Here it is in place, back at home!

Addendum – The pattern for this log cabin block is by Edyta Sitar and is called Cross Roads. You can find the pattern here.

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Looking forward to the Zakka quilt project

Have you been sewing along with the projects from the book Zakka Style? It’s been fun to see all of the different versions of the projects starting from the beginning of the book.  The first project was a tote bag and it took some time to make up.  However, since then, the projects have been very quick and relatively simple.  The idea with the Zakka Sew Along is to read the guest blogger’s notes for that week’s project on Monday and make the item up and link it by the following Sunday.  I’m going to be traveling some over the next few weeks so I thought I had better look ahead.

Japanese fabric charm pack


There is only one quilt in the book and it is coming up in a few weeks.  I have a charm pack of Japanese woven fabrics that I’ve been saving for just the right project, and I think this is it!  My squares are 4″ and the pattern in the book calls for 6″ but that does not deter me.  I will just add more rows/columns to make the quilt the same size.

Zakka Quilt - book and pencil diagram

I made a sketch to help determine materials and sizes needed.

I’m considering sewing this together with my serger.  I have never sewn a quilt together this way before but all of these fabric are rather loosely woven (especially this linen) and I think it might be a good idea.

Quilt layout on design wall

I did not get last weeks project (mini magnets) done due to travel for my husband’s birthday.  However, I still  feel like I’m ahead instead of behind because I’ve got this quilt all cut and ready to sew.

Happy Birthday Dear!

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Studio Gatz – handcrafted gifts and more!

Check out Studio Gatz.  My daughter, Sandy,  just opened this online store and it has some wonderful handcrafted items including cards, pillows, glassware and dishtowels.  She is also mixing in some vintage items. If you need a special gift, this is the perfect place to look.

Studio Gatz

Studio Gatz – Vintage Finds & Classic Designs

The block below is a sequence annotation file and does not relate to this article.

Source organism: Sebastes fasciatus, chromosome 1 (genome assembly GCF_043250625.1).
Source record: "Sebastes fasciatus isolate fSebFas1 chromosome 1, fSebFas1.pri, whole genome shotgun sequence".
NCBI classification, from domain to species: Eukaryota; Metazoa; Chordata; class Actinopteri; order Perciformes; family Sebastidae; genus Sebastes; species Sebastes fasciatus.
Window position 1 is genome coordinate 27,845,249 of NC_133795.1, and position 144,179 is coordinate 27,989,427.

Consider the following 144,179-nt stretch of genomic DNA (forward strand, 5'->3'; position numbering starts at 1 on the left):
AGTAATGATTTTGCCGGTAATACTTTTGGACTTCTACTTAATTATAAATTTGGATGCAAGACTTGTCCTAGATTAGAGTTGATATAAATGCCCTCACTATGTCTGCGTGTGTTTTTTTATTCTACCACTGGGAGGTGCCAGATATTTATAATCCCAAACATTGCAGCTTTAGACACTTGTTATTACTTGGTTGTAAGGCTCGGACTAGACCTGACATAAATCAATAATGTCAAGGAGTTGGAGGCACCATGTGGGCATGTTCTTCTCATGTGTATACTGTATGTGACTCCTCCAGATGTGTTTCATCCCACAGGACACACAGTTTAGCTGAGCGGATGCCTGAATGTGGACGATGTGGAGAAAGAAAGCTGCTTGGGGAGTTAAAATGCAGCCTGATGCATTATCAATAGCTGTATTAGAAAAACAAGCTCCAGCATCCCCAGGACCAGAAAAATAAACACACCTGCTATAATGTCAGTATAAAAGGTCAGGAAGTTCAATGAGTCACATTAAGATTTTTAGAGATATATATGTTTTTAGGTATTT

I was the pillow maker this past week.  These pillows are made out of linen or other textured fabrics.  I covered the cording and added it to the edges (I was told the pillows HAD to have this).  Most have a hidden zipper in the back with a decorative fabric strip doing the hiding.  Sandy wasn’t sure she would like the look of this but we both loved it once I did the first one.

Linen Hexagon Pillow

Linen Hexagon Pillow – Front

Linen Hexagon Pillow - Back

Linen Hexagon Pillow – Back

I used this tutorial from Sew Mama Sew to insert the zipper.  It made the zipper a breeze and so beautiful.  I  think the back looks just as good as the front.  Don’t you?

Black Hexagon Pillow Front

Black Linen Hexagon Pillow

Back of pillow – hidden zipper

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Today is my 30th wedding anniversary

I got married 30 years ago today and see those 5 bridesmaid dresses and 1 flower girl dress?  I made them!  Wow, have styles changed.  Just the fact that we all wore long sleeves seems odd now.  The dresses are all out of date but the important thing is that the marriage is still going strong.  Part of the reason for that is because he encourages my creative pursuits.

Check back soon to see my Zakka project in progress – but I had to take a time out today to remember my wedding and making those dresses.  My apologies to the groomsmen who I cut out of the picture!

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I finally have time . . . to start a blog!

I’ve been admiring all the quilting blogs that are currently out there.  So much inspiration!  My time has been spent doing lot’s of things over the years.  I’m a mother to three daughters who are now all in their 20s. My career was as a registered nurse and I was fortunate enough to be able to work part time instead of full time while my girls were growing up.  Those were busy years!  Marriage, work, church, dance lessons (my girls, not me), Girl Scouts, volleyball, band, and a lovable golden retriever thrown into the mix.

Somehow I have always found  time to sew.  Why?  Because I have three daughters! My sister has two daughters and my brother has one (and one son – the only male cousin).  I learned to sew in home economics in 7th grade and have always loved to make things.  I learned to smock when my oldest daughter was a baby.  My girls and nieces grew up in smocked dresses (as did their dolls).  Or at least wore them until about the age of 8 or 9 when they no longer wanted them.  I even learned how to do french hand sewing by machine (talk about an oxymoron) so they also had fancy lace dresses for special occasions.

Smocked Easter dresses

I found the time to sew back then, in between everything else that was going on.  But I never really felt as though I had time.  Dare I risk jinxing myself now?  Because I feel as though I finally have time . . .

. . . to sew

. . . to quilt

. . . to blog